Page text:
While noting that if someone was infected, they might reduce the danger of spreading the disease by covering their faces, Prof Whitty said wearing a face mask had almost no effect on reducing the risk of contracting the illness.

He stated: "In terms of wearing a mask, our advice is clear: that wearing a mask if you don't have an infection reduces the risk almost not at all. So we do not advise that."


Also in March, the Advertising Standards Authority banned two firms' advertisements for masks, saying that the adverts were "misleading, irresponsible and likely to cause fear without justifiable reason".


At about the same time, Dr Jenny Harries, a Deputy Chief Medical Officer, warned that people could be putting themselves more at risk from contracting Covid by wearing muzzles. She said masks could "actually trap the virus", and cause the person wearing it to breathe it in. She explained: "For the average member of the public walking down a street, it is not a good idea."


On April 3, the other Deputy Chief Medical Officer, Professor Jonathan Van-Tam, said he did not believe healthy people wearing them would reduce the spread of the disease in the UK.


The British Government has also zig-zagged. As recently as June 24, in a series of official pamphlets for reopening shops and services, the Department for Business and Enterprise said repeatedly: "The evidence of the benefit of using a face covering to protect others is weak and the effect is likely to be small."


This was true at the time and it is still true. The evidence is indeed weak. There is plenty of research showing that the case for muzzles is poor, especially a survey done for the dental profession four years ago, which quietly vanished from the internet after mask opponents began to cite it.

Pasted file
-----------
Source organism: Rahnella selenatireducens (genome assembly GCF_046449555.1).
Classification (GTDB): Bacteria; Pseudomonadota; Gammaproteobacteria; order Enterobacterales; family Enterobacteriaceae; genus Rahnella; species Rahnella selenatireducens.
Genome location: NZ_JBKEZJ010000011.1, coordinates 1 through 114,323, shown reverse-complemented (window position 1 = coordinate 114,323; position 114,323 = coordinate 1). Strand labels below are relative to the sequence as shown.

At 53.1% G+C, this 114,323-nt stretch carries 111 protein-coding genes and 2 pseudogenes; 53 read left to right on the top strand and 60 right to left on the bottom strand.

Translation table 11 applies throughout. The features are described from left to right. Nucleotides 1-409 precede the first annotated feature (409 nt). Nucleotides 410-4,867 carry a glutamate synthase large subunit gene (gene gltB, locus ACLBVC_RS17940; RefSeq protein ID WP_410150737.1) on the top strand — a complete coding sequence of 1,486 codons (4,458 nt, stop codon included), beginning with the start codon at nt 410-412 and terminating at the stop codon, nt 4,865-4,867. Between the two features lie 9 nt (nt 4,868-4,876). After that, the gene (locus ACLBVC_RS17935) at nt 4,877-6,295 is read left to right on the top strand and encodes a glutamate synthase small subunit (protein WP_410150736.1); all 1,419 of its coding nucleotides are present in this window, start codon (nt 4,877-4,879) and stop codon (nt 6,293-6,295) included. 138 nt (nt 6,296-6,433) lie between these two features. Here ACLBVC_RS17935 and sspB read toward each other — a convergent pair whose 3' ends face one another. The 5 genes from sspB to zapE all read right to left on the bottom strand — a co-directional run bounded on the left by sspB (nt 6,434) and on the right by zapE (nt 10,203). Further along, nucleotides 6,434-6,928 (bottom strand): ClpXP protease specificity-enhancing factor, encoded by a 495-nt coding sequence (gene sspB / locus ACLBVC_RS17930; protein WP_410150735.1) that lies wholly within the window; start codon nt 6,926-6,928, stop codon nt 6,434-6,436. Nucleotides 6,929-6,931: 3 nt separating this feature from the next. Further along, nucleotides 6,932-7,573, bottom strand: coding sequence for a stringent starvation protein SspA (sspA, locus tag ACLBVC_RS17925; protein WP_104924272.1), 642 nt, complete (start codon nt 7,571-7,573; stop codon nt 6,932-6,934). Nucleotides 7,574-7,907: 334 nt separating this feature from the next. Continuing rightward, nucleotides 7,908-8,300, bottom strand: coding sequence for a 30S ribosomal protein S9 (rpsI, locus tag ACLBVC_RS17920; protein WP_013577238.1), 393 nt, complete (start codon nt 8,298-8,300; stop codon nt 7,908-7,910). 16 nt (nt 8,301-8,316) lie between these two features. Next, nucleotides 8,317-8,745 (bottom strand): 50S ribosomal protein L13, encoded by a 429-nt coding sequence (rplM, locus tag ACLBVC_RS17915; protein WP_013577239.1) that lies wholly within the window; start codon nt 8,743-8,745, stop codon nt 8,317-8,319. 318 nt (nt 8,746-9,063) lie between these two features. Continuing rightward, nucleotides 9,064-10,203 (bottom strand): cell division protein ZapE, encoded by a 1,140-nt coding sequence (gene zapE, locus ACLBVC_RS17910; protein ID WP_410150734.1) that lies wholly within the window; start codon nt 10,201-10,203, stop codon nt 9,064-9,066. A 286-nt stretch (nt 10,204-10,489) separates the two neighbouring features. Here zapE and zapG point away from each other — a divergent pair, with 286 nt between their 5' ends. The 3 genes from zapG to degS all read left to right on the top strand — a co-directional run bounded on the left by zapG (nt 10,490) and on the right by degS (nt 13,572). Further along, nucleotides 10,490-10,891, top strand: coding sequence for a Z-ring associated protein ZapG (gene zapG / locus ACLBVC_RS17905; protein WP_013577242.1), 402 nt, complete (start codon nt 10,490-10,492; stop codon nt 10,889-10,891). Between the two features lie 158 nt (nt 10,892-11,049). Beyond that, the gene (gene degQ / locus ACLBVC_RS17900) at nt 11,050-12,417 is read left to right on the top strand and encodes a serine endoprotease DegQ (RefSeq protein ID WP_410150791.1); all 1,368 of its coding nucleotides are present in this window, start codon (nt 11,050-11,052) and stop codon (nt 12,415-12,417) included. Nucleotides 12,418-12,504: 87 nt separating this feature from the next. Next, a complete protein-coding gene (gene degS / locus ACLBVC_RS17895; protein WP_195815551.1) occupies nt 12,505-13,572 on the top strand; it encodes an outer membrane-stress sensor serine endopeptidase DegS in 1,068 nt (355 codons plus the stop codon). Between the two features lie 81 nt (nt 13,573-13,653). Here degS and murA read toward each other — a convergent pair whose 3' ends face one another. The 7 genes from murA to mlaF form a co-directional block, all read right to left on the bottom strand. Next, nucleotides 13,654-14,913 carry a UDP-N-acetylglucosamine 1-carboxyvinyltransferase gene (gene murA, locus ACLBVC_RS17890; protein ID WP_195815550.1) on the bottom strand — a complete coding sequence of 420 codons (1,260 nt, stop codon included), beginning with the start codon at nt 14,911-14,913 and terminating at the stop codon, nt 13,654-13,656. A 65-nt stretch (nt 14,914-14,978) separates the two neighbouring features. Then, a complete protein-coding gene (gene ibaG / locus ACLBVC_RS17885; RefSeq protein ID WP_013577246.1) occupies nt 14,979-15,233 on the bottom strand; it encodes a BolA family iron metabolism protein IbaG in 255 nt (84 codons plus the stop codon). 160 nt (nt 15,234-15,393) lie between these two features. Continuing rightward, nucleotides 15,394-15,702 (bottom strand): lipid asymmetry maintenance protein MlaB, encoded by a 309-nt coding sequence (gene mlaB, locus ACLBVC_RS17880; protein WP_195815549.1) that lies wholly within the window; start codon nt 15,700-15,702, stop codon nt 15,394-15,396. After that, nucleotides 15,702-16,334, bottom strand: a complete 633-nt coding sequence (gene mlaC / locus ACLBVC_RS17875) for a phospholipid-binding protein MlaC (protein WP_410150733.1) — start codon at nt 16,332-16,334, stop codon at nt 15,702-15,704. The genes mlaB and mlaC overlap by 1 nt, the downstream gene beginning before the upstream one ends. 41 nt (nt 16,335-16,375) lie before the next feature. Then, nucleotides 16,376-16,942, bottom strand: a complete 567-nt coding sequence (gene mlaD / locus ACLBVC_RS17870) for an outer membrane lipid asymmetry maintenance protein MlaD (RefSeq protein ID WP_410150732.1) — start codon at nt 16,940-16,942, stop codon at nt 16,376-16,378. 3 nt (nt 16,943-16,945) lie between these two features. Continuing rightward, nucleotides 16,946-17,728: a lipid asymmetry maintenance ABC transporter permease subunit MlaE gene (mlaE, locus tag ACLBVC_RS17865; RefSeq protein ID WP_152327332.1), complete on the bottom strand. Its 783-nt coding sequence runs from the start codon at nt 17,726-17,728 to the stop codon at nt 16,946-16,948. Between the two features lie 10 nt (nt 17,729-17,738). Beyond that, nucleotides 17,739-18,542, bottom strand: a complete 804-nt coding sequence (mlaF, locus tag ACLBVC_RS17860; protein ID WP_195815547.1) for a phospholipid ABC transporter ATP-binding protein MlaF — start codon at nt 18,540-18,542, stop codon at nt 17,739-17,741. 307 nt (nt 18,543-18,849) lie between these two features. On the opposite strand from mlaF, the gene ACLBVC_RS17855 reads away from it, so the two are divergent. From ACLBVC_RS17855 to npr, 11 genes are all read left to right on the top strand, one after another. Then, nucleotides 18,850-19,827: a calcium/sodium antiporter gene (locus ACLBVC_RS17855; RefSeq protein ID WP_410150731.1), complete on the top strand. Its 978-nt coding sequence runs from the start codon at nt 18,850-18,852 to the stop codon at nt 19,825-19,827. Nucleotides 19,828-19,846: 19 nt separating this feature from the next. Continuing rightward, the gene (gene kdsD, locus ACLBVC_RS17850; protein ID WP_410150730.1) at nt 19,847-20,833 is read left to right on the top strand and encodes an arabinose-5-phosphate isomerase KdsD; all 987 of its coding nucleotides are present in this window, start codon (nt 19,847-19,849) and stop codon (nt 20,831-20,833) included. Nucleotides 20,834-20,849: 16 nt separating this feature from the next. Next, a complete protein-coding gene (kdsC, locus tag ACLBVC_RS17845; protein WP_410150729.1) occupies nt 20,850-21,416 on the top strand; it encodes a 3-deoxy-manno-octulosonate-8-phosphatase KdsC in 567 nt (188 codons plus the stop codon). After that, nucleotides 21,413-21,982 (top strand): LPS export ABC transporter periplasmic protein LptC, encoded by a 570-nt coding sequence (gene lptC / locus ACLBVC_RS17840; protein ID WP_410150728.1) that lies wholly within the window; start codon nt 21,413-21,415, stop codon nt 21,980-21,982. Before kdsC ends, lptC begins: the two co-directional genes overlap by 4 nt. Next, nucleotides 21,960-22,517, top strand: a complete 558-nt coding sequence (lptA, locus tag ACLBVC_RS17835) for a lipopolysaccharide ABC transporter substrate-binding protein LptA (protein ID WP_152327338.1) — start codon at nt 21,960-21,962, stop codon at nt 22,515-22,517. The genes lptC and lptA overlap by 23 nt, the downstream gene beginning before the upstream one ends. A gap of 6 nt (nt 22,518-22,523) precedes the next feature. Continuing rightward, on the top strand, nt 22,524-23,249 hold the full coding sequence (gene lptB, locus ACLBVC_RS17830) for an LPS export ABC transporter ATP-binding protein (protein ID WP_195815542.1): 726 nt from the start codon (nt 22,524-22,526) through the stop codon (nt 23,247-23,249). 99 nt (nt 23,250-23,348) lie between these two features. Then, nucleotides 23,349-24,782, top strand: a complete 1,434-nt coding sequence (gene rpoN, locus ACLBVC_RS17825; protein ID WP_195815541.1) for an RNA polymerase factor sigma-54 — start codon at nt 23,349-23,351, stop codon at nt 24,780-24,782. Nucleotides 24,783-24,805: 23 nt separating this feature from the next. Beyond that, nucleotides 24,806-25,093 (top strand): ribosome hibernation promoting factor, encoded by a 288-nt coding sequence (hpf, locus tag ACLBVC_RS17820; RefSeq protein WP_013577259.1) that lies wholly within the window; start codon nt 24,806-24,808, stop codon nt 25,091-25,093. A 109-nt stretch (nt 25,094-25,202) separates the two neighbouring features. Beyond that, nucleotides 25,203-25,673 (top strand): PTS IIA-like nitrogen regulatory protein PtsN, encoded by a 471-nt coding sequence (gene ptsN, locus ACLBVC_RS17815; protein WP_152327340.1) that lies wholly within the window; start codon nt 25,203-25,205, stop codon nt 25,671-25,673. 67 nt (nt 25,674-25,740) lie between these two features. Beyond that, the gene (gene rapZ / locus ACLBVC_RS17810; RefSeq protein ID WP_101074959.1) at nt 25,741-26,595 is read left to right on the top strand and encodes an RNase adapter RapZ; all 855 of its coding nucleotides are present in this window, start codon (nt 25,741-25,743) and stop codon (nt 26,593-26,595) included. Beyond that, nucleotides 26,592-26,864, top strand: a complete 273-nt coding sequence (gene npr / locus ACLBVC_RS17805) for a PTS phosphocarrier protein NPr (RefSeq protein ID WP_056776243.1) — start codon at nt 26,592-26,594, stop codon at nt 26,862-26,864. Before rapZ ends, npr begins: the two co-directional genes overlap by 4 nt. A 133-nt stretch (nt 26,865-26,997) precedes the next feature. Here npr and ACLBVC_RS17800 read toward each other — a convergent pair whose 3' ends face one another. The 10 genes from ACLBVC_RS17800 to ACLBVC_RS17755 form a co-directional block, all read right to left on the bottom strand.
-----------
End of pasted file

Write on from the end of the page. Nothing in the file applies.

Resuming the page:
The scientific papers in favour of muzzling are full of weak, hesitant words such as "probably, "could" and "may" – which can equally well be expressed as "probably not", "could not" or "may not".


There has not been any great discovery in the past few days.


Generally, the main way of discovering if something works is the Randomised Control Trial (RCT), in which the proposed treatment or method is tested directly and thoroughly.


This hasn't been done with muzzles, probably because it would be a bit difficult and possibly because muzzle zealots fear the results would not help their case.


Amazingly, the chief spokesman for science in this country, who should surely support proper rigour, has dismissed such RCTs.


Venki Ramakrishnan, president of the Royal Society, sneered at "inappropriate" RCTs as "methodological fetishism". He did this while advocating more compulsory muzzle-wearing when he appeared on Radio 4's Today programme on July 7 – as the political lobbying for muzzles intensified.


All that has changed is the politics. Why are they changing? Interestingly, Health Secretary Matt Hancock's muzzle edict was the first action by the London Government which actually copied a move made by Nicola Sturgeon's extremely Left-wing Edinburgh administration.


There are many signs that it has not been thought through, at least by scientists.


Why are we more likely to spread Covid in a shop than we are to do so in a pub or restaurant? The question cannot be answered.


What evidence there is certainly suggests that the risk of transmission is greater if we linger longer, but the Government does not dare close down the catering trade again, because it would be wildly unpopular and because these businesses are on the point of bankruptcy – and such an action would shut them.


The truth is that the muzzle policy is all about power and fear.


The Government began its wild, disproportionate shutdown of the country by spreading fear of a devastating plague that would destroy the NHS and kill untold thousands.